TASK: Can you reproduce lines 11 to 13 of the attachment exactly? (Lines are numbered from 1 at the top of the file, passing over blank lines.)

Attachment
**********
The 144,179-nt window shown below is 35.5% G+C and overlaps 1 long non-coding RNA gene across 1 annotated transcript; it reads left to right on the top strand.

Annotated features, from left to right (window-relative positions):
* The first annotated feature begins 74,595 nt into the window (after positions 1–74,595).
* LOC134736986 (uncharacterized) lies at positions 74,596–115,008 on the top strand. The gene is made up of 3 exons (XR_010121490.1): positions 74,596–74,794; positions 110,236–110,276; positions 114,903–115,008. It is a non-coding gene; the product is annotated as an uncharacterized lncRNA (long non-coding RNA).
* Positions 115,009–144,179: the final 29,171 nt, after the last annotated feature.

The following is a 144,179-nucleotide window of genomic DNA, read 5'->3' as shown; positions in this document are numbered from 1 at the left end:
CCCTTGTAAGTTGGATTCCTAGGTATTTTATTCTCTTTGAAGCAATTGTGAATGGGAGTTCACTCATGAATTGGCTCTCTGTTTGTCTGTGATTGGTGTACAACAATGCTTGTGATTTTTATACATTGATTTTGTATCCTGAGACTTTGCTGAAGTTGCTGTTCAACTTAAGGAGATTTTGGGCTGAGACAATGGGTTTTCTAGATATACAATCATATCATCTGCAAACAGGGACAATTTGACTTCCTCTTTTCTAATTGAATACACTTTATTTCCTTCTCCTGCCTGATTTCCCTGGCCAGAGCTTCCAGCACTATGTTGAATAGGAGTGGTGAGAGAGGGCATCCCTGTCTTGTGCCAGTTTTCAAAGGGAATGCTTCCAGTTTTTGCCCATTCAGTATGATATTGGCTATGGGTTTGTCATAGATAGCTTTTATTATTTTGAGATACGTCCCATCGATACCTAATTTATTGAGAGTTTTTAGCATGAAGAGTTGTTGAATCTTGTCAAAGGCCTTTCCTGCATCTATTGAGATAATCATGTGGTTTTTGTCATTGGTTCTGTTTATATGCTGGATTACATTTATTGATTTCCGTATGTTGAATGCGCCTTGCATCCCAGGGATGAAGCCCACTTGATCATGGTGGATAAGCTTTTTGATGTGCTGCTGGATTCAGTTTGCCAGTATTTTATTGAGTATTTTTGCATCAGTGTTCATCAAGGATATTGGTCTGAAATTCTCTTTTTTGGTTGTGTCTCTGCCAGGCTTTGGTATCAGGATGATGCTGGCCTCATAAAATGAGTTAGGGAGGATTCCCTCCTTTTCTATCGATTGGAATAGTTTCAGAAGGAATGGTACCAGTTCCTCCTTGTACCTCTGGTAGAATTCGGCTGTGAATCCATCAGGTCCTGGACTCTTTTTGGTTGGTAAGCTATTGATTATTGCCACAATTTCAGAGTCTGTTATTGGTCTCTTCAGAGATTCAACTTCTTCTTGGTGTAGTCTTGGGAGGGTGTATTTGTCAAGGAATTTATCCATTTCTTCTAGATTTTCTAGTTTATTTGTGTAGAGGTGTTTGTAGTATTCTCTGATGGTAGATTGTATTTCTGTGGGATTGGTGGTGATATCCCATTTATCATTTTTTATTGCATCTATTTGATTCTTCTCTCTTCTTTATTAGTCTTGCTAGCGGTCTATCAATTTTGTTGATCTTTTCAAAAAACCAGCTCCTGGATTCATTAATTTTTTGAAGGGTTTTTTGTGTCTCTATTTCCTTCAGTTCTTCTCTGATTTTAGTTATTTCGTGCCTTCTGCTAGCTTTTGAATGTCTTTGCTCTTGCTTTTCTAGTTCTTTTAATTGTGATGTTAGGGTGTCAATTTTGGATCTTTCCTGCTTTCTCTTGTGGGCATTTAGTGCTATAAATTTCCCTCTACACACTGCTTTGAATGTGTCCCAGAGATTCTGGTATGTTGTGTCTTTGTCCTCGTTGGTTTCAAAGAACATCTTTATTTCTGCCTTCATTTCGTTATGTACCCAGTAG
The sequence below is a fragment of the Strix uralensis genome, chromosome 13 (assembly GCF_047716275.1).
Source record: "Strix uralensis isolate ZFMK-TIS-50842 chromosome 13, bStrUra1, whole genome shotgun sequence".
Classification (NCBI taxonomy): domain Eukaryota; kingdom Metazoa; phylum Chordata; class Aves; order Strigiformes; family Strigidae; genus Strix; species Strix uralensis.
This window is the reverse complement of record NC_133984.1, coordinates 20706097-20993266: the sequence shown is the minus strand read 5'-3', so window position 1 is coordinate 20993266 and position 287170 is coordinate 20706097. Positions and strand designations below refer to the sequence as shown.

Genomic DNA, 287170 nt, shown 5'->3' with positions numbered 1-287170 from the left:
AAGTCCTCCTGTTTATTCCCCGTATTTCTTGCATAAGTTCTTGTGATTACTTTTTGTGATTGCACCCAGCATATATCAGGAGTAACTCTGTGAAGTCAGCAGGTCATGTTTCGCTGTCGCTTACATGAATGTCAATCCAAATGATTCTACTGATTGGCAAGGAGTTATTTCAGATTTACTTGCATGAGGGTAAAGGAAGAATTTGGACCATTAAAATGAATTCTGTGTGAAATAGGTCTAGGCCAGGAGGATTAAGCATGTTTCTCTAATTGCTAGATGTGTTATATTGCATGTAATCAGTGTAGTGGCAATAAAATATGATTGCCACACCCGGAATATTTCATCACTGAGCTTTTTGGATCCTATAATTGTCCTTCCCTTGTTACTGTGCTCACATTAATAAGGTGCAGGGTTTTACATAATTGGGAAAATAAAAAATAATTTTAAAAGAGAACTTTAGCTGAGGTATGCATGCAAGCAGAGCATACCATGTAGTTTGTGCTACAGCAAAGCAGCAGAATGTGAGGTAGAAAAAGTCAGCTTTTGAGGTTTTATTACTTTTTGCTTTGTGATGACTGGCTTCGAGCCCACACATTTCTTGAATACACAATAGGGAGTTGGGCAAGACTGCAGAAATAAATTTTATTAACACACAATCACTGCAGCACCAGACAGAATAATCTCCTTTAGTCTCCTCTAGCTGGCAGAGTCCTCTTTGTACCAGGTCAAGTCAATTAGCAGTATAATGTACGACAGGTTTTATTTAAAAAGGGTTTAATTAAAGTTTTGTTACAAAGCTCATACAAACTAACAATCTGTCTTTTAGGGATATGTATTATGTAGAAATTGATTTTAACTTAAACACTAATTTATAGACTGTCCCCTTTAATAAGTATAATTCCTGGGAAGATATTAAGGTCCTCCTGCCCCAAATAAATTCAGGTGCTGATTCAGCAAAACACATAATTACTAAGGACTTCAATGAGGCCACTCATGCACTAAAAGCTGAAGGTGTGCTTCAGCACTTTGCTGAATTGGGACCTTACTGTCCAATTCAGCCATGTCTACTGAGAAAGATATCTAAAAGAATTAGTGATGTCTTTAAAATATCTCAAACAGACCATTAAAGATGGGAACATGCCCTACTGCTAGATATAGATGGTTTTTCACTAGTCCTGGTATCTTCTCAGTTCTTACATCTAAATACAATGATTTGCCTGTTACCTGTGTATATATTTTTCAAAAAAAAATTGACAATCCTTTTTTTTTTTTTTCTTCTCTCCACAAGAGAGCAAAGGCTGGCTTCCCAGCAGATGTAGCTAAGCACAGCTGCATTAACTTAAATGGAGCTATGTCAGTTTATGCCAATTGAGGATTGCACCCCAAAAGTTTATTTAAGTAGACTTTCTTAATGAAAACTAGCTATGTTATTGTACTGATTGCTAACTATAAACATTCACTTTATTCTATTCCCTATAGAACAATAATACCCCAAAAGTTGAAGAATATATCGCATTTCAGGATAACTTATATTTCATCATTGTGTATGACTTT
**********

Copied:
This window is the reverse complement of record NC_133984.1, coordinates 20706097-20993266: the sequence shown is the minus strand read 5'-3', so window position 1 is coordinate 20993266 and position 287170 is coordinate 20706097. Positions and strand designations below refer to the sequence as shown.

Genomic DNA, 287170 nt, shown 5'->3' with positions numbered 1-287170 from the left:
AAGTCCTCCTGTTTATTCCCCGTATTTCTTGCATAAGTTCTTGTGATTACTTTTTGTGATTGCACCCAGCATATATCAGGAGTAACTCTGTGAAGTCAGCAGGTCATGTTTCGCTGTCGCTTACATGAATGTCAATCCAAATGATTCTACTGATTGGCAAGGAGTTATTTCAGATTTACTTGCATGAGGGTAAAGGAAGAATTTGGACCATTAAAATGAATTCTGTGTGAAATAGGTCTAGGCCAGGAGGATTAAGCATGTTTCTCTAATTGCTAGATGTGTTATATTGCATGTAATCAGTGTAGTGGCAATAAAATATGATTGCCACACCCGGAATATTTCATCACTGAGCTTTTTGGATCCTATAATTGTCCTTCCCTTGTTACTGTGCTCACATTAATAAGGTGCAGGGTTTTACATAATTGGGAAAATAAAAAATAATTTTAAAAGAGAACTTTAGCTGAGGTATGCATGCAAGCAGAGCATACCATGTAGTTTGTGCTACAGCAAAGCAGCAGAATGTGAGGTAGAAAAAGTCAGCTTTTGAGGTTTTATTACTTTTTGCTTTGTGATGACTGGCTTCGAGCCCACACATTTCTTGAATACACAATAGGGAGTTGGGCAAGACTGCAGAAATAAATTTTATTAACACACAATCACTGCAGCACCAGACAGAATAATCTCCTTTAGTCTCCTCTAGCTGGCAGAGTCCTCTTTGTACCAGGTCAAGTCAATTAGCAGTATAATGTACGACAGGTTTTATTTAAAAAGGGTTTAATTAAAGTTTTGTTACAAAGCTCATACAAACTAACAATCTGTCTTTTAGGGATATGTATTATGTAGAAATTGATTTTAACTTAAACACTAATTTATAGACTGTCCCCTTTAATAAGTATAATTCCTGGGAAGATATTAAGGTCCTCCTGCCCCAAATAAATTCAGGTGCTGATTCAGCAAAACACATAATTACTAAGGACTTCAATGAGGCCACTCATGCACTAAAAGCTGAAGGTGTGCTTCAGCACTTTGCTGAATTGGGACCTTACTGTCCAATTCAGCCATGTCTACTGAGAAAGATATCTAAAAGAATTAGTGATGTCTTTAAAATATCTCAAACAGACCATTAAAGATGGGAACATGCCCTACTGCTAGATATAGATGGTTTTTCACTAGTCCTGGTATCTTCTCAGTTCTTACATCTAAATACAATGATTTGCCTGTTACCTGTGTATATATTTTTCAAAAAAAAATTGACAATCCTTTTTTTTTTTTTTCTTCTCTCCACAAGAGAGCAAAGGCTGGCTTCCCAGCAGATGTAGCTAAGCACAGCTGCATTAACTTAAATGGAGCTATGTCAGTTTATGCCAATTGAGGATTGCACCCCAAAAGTTTATTTAAGTAGACTTTCTTAATGAAAACTAGCTATGTTATTGTACTGATTGCTAACTATAAACATTCACTTTATTCTATTCCCTATAGAACAATAATACCCCAAAAGTTGAAGAATATATCGCATTTCAGGATAACTTATATTTCATCATTGTGTATGACTTT